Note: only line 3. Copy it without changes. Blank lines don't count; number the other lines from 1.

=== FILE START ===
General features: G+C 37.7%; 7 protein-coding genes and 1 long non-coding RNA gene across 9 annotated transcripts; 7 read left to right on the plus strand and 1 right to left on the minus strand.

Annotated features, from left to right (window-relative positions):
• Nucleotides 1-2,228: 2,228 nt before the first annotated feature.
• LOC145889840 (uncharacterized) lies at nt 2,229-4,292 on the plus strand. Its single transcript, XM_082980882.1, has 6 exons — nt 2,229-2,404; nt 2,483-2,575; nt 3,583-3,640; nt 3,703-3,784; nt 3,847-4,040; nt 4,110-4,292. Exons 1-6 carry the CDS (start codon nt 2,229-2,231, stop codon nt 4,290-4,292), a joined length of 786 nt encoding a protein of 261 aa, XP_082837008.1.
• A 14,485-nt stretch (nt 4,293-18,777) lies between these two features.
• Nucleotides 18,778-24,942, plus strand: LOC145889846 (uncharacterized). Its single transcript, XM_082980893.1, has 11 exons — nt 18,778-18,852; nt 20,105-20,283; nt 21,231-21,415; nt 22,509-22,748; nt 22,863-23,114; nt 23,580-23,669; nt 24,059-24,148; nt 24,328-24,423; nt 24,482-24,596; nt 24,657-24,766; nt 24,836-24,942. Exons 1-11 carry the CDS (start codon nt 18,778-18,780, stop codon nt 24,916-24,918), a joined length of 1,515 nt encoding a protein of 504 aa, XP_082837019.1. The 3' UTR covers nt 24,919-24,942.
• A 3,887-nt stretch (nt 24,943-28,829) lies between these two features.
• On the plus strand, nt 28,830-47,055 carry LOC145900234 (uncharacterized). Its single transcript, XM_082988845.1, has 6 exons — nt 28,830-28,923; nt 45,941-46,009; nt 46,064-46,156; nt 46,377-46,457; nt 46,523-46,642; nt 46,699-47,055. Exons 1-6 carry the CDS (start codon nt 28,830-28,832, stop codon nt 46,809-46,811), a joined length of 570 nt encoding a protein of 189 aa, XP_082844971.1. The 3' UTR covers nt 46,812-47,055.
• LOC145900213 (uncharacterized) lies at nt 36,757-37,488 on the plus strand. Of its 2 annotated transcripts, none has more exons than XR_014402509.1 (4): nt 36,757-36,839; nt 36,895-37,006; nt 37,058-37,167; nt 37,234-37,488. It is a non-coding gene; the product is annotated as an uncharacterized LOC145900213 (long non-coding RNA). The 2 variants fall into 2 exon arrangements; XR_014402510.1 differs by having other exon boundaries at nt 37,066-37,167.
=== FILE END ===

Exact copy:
• Nucleotides 1-2,228: 2,228 nt before the first annotated feature.